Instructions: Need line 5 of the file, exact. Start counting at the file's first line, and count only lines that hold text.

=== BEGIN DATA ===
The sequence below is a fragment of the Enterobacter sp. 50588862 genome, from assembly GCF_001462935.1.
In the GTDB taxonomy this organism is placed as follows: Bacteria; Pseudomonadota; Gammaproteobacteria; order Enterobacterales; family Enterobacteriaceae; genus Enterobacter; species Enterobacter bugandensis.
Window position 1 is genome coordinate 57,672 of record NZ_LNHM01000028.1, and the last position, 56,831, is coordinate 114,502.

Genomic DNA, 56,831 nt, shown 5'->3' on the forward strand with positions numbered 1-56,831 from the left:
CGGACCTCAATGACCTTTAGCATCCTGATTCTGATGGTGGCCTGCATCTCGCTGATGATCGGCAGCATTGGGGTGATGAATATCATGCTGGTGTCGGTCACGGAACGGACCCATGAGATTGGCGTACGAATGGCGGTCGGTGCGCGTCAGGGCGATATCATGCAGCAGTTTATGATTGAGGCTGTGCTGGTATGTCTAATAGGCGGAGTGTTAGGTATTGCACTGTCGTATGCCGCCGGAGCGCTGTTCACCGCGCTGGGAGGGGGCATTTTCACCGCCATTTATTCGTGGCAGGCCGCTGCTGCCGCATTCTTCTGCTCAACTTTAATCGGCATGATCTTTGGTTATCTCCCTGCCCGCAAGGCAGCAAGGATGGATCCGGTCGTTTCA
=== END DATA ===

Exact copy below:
CGGACCTCAATGACCTTTAGCATCCTGATTCTGATGGTGGCCTGCATCTCGCTGATGATCGGCAGCATTGGGGTGATGAATATCATGCTGGTGTCGGTCACGGAACGGACCCATGAGATTGGCGTACGAATGGCGGTCGGTGCGCGTCAGGGCGATATCATGCAGCAGTTTATGATTGAGGCTGTGCTGGTATGTCTAATAGGCGGAGTGTTAGGTATTGCACTGTCGTATGCCGCCGGAGCGCTGTTCACCGCGCTGGGAGGGGGCATTTTCACCGCCATTTATTCGTGGCAGGCCGCTGCTGCCGCATTCTTCTGCTCAACTTTAATCGGCATGATCTTTGGTTATCTCCCTGCCCGCAAGGCAGCAAGGATGGATCCGGTCGTTTCA